Women’s organisations lobby PM on gendered violence

17 April 2015

COAG letter graphicToday, more than 60 Australian women’s organisations signed a joint open letter to Prime Minister Tony Abbott calling for funding and leadership to address the root cause of violence against women, gender inequality.

With 31 women having been killed in Australia as a result of gendered violence this year alone, YWCA Australia felt it was time to take a concerted approach.

YWCA Australia CEO Caroline Lambert gathered the support of 62 Australian women’s organisations to help lobby the Prime Minister.

“Where we used to talk about the death of ‘one women a week’, tragically the figures are now closer to two women. Violence against women is a national emergency that requires urgent responses from the leader of our nation,” said Dr Lambert said.

The call came ahead of Friday’s COAG meeting, where the agenda was set to address the problem of violence against women at a national level.

“It is vital that, at a time when we have unprecedented strategic alignment of political and cultural will to end violence against women, that the political leadership of our country puts the dollars behind initiatives that will end this scourge,” said Dr Lambert.

The signatories also call on the Australian Government to reconsider the allocation of a $30 million awareness-raising campaign to ensure that primary violence prevention programming is embedded within primary and secondary schools.

YWCA Canberra is a signatory to the letter, below in full. We are also campaigning to have the ACT Government fund a primary prevention program for all Canberra public primary schools – sign the petition here.

 

Dear Prime Minister,

Urgent action needed to respond to the national epidemic of violence against women

We, the undersigned, are writing to you about this week’s Council of Australian Governments (COAG) meeting to discuss ending violence against women.

The media reports that, this year alone, 31 women in Australia have died as a result of gender based violence. And we’re not even half way through the year. Where we used to talk about the death of ‘one women a week’, tragically the figures are now closer to two women. Violence against women is a national emergency that requires urgent responses from the leader of our nation.

You have recognised this in directing COAG to address violence against women in 2015, by your establishment of the Advisory Panel on violence against women, including the participation of Australian of the Year, Rosie Batty, and in your support for the second phase of the National Plan to Reduce Violence against Women and their Children (National Plan).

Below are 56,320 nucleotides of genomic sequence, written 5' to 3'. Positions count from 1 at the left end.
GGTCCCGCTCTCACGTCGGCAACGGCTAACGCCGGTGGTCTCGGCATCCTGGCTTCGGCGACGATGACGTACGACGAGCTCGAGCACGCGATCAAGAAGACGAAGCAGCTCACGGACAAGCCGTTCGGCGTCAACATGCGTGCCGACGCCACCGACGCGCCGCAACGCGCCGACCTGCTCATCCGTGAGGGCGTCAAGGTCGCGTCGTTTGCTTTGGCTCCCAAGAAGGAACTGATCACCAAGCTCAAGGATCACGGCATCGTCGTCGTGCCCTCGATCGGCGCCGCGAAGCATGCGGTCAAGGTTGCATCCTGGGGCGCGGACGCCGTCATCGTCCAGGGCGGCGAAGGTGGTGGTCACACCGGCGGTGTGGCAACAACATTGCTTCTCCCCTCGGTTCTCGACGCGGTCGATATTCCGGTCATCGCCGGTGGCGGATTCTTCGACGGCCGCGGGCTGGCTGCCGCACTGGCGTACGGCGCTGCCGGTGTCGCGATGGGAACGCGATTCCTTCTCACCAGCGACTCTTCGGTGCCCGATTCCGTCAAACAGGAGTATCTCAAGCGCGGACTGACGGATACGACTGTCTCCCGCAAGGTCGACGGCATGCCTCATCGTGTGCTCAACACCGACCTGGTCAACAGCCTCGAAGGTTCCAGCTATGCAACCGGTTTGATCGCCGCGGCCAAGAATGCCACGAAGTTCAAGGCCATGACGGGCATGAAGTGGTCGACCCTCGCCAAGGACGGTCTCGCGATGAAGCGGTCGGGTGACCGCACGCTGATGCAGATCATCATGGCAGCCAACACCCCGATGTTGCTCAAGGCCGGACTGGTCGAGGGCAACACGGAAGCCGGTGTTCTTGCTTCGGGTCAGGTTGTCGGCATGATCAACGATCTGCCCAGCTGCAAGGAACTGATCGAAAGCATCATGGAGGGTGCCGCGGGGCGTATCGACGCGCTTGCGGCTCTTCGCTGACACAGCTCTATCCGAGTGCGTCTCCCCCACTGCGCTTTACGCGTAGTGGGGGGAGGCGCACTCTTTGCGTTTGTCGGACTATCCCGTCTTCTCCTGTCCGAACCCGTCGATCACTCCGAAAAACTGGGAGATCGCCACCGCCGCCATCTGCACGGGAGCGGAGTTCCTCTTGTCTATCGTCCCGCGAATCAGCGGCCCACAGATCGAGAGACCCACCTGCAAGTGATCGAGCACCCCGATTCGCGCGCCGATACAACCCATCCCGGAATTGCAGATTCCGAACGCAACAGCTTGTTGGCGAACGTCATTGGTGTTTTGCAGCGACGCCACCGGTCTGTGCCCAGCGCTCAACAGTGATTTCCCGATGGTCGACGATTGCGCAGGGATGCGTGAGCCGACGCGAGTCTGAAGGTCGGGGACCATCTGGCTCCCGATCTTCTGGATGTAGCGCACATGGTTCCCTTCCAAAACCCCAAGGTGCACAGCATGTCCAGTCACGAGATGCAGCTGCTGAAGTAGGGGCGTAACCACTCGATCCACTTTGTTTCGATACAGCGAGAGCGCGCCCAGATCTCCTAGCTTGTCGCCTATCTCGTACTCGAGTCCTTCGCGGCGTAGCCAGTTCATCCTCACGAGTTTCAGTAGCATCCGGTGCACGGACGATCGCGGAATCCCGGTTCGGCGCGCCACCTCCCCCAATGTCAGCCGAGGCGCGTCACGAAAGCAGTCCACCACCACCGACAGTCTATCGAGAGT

Yet, the murders of these women as a result of gender-based violence (and countless other women, children and men) emphasises the need for further decisive action.

It is widely recognised, including in the National Plan, that a holistic approach to ending violence against women is needed – a strategic approach that encompasses both primary prevention and specialist frontline services. It is also widely recognised that both aspects of the approach need adequate long-term funding to effectively address the epidemic of violence against women.

Robust, long-term and adequate resourcing for all the elements of the National Plan is critical. At a time of heightened community awareness, political momentum, and a real appetite for cultural change, we urge you to ensure that the COAG meeting this Friday delivers the political commitment to allocate the funding required to end violence against women. We urge you to reconsider your funding priorities to ensure that desperately needed financial resources are spent on initiatives that will make the biggest and most profound impact on Australia’s culture of violence. We need more than lip service to be paid to this issue.

Frontline services
Unprecedented demand for services, without commensurate funding to match this demand, has left family violence and sexual assault services struggling and under incredible pressure.

Specialist health, counselling, housing and legal services, critical elements of the response to violence against women, are also experiencing unprecedented demands with inadequate funding and funding uncertainty. Long term, sustained funding for these services is essential.